While Americans today expect to see soldiers, sailors, airmen, Marines and Coast Guardsmen with closely clipped hair, many don’t realize that hair standards in the armed forces have changed radically since the American Revolution.
Many don’t realize that hair standards in the armed forces have changed radically since the American Revolution.
A lack of barbers in the American colonies in the 18th century meant that soldiers in the Continental Army usually had rather long hair, wrote Randy Steffen in the authoritative The Horse Soldier 1776-1943. Nonetheless, general orders published by commanders required male soldiers “to wear their hair short or plaited (braided) up.” But a Revolutionary-era soldier also had the option to wear his long hair “powdered and dried.”
Although hairstyle rules were relaxed when soldiers were on campaign, Continental Army personnel who did powder and tie their hair did so with a mixture of flour and tallow, a hard animal fat. This powdered hair was usually tied in a pigtail or “queue.”
In the late 1700s and early 1800s, cavalrymen preferred a “clubbed” hairstyle in which they gathered their hair at the back of the neck and tied it in a firm bundle, then folded it to the side before finally tying it again in a club. Mounted troopers liked the club because it was “likely to stay in place during the excitement and violent action of a mounted fight.”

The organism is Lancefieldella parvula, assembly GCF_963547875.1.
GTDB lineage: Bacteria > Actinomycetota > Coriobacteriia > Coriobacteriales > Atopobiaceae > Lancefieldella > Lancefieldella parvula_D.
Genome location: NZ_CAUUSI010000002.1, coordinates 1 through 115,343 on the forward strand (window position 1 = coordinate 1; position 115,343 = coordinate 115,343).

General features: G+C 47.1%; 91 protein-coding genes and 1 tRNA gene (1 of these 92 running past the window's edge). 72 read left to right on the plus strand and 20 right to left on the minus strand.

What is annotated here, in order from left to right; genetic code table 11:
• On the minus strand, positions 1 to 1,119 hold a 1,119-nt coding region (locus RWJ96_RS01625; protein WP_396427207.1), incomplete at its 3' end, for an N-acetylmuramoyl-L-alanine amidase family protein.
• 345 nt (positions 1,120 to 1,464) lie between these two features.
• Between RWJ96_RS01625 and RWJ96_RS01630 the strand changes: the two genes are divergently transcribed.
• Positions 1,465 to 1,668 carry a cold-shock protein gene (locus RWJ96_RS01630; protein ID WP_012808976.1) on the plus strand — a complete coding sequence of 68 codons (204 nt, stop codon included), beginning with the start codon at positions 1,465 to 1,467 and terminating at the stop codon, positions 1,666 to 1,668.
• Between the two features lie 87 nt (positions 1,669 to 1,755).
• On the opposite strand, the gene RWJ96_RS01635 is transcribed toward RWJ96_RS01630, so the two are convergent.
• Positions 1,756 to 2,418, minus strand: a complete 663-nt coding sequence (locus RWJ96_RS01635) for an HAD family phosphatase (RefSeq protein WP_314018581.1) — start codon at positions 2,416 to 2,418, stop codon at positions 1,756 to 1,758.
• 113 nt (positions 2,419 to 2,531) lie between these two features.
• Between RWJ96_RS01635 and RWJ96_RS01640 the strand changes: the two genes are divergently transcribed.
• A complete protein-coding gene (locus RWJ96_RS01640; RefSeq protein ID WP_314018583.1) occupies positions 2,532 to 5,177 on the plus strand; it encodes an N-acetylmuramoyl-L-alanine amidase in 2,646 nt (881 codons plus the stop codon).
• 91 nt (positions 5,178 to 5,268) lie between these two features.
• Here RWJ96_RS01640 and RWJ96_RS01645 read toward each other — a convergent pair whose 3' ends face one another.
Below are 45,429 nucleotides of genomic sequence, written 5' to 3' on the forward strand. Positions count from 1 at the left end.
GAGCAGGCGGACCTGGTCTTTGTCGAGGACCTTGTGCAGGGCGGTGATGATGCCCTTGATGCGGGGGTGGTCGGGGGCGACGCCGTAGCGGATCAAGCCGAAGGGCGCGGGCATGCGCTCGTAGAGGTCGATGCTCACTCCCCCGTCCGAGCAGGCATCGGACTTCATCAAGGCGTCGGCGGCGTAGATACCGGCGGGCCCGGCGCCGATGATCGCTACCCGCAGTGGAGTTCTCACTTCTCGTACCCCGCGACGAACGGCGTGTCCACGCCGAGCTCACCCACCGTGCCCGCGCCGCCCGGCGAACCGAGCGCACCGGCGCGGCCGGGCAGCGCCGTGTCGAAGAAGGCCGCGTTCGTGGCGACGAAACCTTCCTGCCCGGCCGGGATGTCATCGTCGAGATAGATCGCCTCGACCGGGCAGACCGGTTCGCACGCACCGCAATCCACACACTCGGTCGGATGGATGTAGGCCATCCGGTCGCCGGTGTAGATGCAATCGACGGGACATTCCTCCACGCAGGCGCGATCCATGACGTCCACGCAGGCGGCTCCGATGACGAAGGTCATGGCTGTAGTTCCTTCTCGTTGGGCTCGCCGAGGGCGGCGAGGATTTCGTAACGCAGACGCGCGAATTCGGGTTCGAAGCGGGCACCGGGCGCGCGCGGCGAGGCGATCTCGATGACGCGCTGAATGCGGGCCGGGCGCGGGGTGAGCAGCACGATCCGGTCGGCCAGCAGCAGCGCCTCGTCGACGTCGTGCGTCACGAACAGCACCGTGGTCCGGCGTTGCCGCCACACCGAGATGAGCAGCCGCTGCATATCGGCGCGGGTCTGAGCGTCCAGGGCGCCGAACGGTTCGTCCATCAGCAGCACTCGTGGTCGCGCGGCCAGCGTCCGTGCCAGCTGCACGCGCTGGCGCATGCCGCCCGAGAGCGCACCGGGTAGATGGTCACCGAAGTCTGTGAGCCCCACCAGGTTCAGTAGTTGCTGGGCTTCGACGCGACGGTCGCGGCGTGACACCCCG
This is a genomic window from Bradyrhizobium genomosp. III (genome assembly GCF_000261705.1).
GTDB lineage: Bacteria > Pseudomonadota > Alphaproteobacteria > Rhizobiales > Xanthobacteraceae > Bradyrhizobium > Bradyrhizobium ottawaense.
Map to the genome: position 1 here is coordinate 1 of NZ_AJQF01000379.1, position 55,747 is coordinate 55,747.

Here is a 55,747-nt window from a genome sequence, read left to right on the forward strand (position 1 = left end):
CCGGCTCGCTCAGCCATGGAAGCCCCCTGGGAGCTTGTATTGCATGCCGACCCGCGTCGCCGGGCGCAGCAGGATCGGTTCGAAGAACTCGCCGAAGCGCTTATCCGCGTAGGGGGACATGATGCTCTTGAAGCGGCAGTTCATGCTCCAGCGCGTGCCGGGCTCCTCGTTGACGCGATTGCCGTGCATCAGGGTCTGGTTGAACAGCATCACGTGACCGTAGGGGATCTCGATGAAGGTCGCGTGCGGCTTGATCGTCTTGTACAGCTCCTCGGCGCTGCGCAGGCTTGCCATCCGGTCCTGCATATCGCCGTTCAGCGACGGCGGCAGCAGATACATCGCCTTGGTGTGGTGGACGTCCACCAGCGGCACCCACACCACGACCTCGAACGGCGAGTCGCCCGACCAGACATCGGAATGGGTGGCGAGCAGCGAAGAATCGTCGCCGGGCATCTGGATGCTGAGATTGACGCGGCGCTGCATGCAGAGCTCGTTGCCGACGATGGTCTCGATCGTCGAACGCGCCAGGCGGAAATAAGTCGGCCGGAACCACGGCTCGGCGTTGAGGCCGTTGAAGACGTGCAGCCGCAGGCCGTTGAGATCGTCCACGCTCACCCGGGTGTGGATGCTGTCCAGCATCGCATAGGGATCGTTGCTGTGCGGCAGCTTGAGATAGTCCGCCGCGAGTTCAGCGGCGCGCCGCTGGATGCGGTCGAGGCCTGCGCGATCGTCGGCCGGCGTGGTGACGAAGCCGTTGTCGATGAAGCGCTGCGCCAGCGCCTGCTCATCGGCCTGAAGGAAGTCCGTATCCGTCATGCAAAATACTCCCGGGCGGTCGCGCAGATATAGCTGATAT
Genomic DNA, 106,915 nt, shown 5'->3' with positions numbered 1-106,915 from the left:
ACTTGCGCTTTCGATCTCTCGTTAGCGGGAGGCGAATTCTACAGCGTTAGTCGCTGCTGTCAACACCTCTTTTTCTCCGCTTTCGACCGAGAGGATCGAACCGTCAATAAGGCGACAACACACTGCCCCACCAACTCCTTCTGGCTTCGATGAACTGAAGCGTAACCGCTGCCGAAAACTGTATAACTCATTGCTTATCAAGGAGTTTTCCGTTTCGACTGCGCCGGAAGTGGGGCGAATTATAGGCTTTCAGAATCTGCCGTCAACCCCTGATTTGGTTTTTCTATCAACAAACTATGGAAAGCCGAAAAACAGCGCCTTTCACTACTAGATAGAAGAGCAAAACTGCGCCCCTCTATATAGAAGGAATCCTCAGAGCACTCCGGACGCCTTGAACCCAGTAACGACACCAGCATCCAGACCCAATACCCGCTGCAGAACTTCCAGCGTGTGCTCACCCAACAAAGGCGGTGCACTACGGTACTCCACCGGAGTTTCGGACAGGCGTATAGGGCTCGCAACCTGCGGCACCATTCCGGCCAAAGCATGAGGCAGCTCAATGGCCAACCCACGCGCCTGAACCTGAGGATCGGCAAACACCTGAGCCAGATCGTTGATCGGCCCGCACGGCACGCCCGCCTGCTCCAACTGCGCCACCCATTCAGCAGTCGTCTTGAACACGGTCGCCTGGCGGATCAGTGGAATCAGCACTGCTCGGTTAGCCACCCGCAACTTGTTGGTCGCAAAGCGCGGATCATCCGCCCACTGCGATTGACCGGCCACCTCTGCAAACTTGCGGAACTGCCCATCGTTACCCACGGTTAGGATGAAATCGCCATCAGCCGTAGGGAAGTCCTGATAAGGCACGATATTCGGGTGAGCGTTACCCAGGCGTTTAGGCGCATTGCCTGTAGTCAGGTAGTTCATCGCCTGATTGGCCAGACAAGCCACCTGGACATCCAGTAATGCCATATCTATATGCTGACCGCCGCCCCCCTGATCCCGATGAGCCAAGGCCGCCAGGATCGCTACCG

It seems that soldiers believed that the short hair requirement was nothing short of self-mutilation.
Beards were forbidden in the Army of the early Republic and soldiers were required to shave a minimum of three days a week, at least while in garrison. A major change in military hair rules occurred in 1801, when Maj. Gen. James Wilkinson, commanding general of the Army, abolished the queue. Some historians believe he took this action because the pigtail was an aristocratic affectation that had no place in an egalitarian republic, but whatever the reason, Wilkinson’s decision caused soldiers to “howl in protest, until their resentment swelled almost to mutiny,” according to a February 1973 article published in American History Illustrated. It seems that soldiers believed that the short hair requirement was nothing short of self-mutilation.
In July 1805, the Army court-martialed Lt. Col. Thomas Butler, Jr., a 30-year Army veteran, who refused to cut his hair. A panel of officers found him “guilty of mutinous conduct in appearing publicly in command of troops with his hair queued.” The panel sentenced Butler to be suspended from command, without pay, for 12 months. This was a severe sentence, given Butler’s seniority and three decades of service. While Gen. Wilkinson ultimately approved the sentence, it was never carried out because (unbeknownst to Wilkinson) Butler had died a few days earlier (probably of yellow fever) with his queue still intact.
When it came to facial hair above the lip, the Army took a very different approach, at least in the years before the Civil War. From 1841 to 1857, regulations provided that “mustaches” or “moustaches” would not be worn by any soldiers except for those in cavalry regiments, “on any pretense whatsoever.”